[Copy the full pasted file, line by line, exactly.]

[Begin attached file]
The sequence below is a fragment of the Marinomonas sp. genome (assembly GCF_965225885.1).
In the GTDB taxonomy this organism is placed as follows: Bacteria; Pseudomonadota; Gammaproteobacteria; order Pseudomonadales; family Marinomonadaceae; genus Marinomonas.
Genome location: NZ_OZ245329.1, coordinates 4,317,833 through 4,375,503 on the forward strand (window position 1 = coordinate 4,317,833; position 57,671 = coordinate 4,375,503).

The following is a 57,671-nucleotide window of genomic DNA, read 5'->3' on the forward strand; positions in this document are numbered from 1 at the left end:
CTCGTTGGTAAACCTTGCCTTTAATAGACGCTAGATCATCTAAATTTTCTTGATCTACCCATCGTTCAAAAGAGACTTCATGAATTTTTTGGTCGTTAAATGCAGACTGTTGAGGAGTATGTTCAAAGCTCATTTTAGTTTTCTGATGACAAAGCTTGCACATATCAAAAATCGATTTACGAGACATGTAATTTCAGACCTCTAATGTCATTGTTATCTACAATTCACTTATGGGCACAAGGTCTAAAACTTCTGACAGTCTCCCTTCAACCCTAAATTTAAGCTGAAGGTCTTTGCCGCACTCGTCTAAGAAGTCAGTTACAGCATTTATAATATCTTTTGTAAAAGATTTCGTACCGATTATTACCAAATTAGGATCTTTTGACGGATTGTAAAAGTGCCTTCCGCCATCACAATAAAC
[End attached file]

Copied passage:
The sequence below is a fragment of the Marinomonas sp. genome (assembly GCF_965225885.1).
In the GTDB taxonomy this organism is placed as follows: Bacteria; Pseudomonadota; Gammaproteobacteria; order Pseudomonadales; family Marinomonadaceae; genus Marinomonas.
Genome location: NZ_OZ245329.1, coordinates 4,317,833 through 4,375,503 on the forward strand (window position 1 = coordinate 4,317,833; position 57,671 = coordinate 4,375,503).

The following is a 57,671-nucleotide window of genomic DNA, read 5'->3' on the forward strand; positions in this document are numbered from 1 at the left end:
CTCGTTGGTAAACCTTGCCTTTAATAGACGCTAGATCATCTAAATTTTCTTGATCTACCCATCGTTCAAAAGAGACTTCATGAATTTTTTGGTCGTTAAATGCAGACTGTTGAGGAGTATGTTCAAAGCTCATTTTAGTTTTCTGATGACAAAGCTTGCACATATCAAAAATCGATTTACGAGACATGTAATTTCAGACCTCTAATGTCATTGTTATCTACAATTCACTTATGGGCACAAGGTCTAAAACTTCTGACAGTCTCCCTTCAACCCTAAATTTAAGCTGAAGGTCTTTGCCGCACTCGTCTAAGAAGTCAGTTACAGCATTTATAATATCTTTTGTAAAAGATTTCGTACCGATTATTACCAAATTAGGATCTTTTGACGGATTGTAAAAGTGCCTTCCGCCATCACAATAAAC